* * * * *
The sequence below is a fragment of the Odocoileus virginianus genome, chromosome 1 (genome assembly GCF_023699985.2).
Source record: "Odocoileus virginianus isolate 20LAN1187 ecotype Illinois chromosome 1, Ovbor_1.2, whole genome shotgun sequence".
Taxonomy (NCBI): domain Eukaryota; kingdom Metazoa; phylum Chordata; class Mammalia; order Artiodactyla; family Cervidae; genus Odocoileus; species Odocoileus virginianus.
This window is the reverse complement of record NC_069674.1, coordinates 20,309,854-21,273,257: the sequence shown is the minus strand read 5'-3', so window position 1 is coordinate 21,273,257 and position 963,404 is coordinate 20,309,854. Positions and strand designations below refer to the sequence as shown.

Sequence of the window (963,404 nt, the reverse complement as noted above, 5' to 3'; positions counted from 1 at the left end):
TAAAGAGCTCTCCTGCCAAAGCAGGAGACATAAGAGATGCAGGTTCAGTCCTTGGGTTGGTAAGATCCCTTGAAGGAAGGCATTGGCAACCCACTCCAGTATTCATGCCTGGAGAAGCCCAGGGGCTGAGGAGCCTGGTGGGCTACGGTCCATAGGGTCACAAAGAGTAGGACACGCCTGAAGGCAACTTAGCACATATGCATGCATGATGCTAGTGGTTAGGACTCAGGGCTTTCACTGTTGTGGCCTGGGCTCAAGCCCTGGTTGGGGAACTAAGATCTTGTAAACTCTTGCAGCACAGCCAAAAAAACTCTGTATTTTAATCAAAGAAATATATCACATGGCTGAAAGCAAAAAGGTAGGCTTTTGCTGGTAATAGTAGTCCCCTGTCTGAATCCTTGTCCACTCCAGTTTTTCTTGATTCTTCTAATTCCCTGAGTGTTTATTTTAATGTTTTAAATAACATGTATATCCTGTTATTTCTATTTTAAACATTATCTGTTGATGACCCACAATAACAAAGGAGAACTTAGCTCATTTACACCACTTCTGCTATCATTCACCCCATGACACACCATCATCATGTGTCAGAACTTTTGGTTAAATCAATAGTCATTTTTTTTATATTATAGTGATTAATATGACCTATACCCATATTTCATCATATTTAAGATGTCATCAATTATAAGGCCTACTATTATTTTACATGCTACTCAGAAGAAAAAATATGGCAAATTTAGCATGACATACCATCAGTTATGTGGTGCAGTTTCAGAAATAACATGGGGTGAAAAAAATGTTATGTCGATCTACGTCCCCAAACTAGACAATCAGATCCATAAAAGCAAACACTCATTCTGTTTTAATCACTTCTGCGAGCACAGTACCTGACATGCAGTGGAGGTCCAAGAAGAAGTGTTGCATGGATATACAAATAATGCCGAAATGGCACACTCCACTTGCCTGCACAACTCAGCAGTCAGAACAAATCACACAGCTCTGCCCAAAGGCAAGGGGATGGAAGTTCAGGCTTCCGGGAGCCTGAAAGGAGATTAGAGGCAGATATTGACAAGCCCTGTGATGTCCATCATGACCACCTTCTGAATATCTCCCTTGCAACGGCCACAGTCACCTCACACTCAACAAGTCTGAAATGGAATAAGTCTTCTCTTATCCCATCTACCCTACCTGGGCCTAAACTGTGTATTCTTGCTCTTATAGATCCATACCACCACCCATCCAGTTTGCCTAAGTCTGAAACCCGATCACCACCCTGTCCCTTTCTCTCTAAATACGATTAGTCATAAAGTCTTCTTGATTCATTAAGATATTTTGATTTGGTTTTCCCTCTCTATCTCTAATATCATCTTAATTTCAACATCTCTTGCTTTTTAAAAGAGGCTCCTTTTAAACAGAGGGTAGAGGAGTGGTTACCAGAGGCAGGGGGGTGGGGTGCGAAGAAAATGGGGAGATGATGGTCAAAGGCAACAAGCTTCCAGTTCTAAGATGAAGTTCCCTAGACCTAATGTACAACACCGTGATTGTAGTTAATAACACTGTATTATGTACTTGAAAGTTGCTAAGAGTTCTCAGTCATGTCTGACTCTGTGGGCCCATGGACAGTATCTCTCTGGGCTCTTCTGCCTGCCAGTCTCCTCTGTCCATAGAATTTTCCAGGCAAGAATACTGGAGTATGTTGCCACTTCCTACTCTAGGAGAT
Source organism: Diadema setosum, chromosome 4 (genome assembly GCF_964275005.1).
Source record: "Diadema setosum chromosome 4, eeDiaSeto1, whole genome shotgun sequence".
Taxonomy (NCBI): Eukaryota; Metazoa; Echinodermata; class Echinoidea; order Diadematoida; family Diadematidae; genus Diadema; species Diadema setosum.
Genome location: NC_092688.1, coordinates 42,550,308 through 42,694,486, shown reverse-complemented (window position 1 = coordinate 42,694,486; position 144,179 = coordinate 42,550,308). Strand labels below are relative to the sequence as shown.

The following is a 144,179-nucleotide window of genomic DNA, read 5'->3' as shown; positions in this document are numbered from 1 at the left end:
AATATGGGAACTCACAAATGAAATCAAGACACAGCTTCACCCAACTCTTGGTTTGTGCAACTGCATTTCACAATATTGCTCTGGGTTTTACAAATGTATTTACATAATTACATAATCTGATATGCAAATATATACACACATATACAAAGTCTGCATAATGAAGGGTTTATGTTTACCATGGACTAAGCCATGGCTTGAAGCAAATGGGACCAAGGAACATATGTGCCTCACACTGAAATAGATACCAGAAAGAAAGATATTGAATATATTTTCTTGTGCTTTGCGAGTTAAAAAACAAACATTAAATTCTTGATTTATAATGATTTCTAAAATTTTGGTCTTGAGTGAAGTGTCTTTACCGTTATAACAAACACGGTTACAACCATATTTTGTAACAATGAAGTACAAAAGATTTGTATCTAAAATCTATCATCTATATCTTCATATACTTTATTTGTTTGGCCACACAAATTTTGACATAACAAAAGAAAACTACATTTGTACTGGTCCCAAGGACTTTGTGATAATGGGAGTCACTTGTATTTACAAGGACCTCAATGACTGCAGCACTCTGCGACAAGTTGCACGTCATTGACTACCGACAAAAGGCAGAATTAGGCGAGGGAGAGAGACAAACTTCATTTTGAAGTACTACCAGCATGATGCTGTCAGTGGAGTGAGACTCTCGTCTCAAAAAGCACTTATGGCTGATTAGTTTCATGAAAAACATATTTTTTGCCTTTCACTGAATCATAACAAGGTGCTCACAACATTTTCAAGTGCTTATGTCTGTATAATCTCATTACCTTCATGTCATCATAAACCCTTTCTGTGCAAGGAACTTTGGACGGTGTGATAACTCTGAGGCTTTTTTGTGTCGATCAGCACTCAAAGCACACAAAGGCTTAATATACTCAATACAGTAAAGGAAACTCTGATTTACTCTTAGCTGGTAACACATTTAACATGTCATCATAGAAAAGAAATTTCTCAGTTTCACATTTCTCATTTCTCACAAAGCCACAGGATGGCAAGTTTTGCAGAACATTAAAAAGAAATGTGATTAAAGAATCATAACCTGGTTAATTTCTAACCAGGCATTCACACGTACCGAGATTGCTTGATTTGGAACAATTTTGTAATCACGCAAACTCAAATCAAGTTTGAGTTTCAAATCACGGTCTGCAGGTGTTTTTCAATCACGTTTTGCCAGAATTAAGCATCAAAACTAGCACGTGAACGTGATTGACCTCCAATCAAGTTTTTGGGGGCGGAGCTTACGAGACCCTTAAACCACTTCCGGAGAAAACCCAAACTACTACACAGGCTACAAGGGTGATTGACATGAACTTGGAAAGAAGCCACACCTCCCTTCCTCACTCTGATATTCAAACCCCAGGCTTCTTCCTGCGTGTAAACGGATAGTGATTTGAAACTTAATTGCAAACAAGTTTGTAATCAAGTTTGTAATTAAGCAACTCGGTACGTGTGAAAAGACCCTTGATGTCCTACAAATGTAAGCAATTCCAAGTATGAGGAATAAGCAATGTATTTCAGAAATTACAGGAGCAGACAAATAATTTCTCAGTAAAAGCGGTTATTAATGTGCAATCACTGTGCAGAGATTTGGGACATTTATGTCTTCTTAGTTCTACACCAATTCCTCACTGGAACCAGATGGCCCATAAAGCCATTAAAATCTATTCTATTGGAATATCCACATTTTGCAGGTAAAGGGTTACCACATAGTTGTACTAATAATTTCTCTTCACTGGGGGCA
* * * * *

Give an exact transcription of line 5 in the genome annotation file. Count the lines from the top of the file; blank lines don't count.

Sequence of the window (963,404 nt, the reverse complement as noted above, 5' to 3'; positions counted from 1 at the left end):